My fascination with Rev. Dr. Charles Albert Tindley started with an article that my wife read in the local paper in 2011 or 2012 about an annual Gospel music concert put on by the local church community. I was completely flabbergasted, both as a longtime journalist and singer/songwriter that I didn't know that one of the founding fathers of Gospel music was born in the very town that we were raising our family in. Ironically, it ended up being the last year the festival took place.
That article eventually led to numerous sit-downs interviews with local African-American historians, elder statesmen, church and community leaders in both Berlin and Philadelphia that sparked a public radio segment I produced in 2014 on my show "Coastal Connection", which aired on WAMU 88.5 in Washington DC and on WRAU 88.3 in Ocean City, and nationally as a shorter piece on NPR's Weekend Edition. Here's a link to that original piece.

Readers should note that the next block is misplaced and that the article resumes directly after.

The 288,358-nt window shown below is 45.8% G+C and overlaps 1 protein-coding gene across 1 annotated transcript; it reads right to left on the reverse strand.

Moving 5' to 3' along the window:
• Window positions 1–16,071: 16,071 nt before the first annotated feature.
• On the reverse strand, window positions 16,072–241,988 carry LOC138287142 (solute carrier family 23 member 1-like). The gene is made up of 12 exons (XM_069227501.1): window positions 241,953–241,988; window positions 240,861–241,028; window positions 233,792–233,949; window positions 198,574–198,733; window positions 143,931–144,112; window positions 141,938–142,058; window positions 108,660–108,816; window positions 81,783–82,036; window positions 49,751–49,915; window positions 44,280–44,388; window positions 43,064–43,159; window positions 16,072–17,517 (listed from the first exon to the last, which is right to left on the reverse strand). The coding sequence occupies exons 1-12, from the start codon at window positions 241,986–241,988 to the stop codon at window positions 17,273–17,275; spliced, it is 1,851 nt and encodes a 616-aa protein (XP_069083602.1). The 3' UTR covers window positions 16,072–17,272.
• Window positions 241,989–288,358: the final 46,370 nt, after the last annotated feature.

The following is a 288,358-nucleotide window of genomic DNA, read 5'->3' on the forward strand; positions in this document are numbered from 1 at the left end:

When I lost my career due to sweeping budget cuts in 2015, I pivoted my passion for this particular story into an audacious effort to create a full length documentary and preservation album that, in the end, never got the funding or support it needed to get over the proverbial finish line.
The idea was unfortunately shelved, but the desire to help shine a light on Tindley's legacy never went away, even though my confidence in being worthy of helping to tell it was definitely fading as time went on.
One morning in 2018, as I do on many mornings, I wrote a song.
The song didn't need funding or permission to exist and to honor a historical figure that inspired me and so many people across the world. Since music is such a universal language, it was my hope that the song could reach and touch people on a deeper level that would encourage them to go and find more of Tindley's songs and learn about his story. The choice to call the song "Mr. Tindley" instead of "Rev. Dr. Tindley" was as much about trying to point attention his upbringing on the Eastern Shore before he was a preacher and quite honestly, it worked much better melodically in the song itself.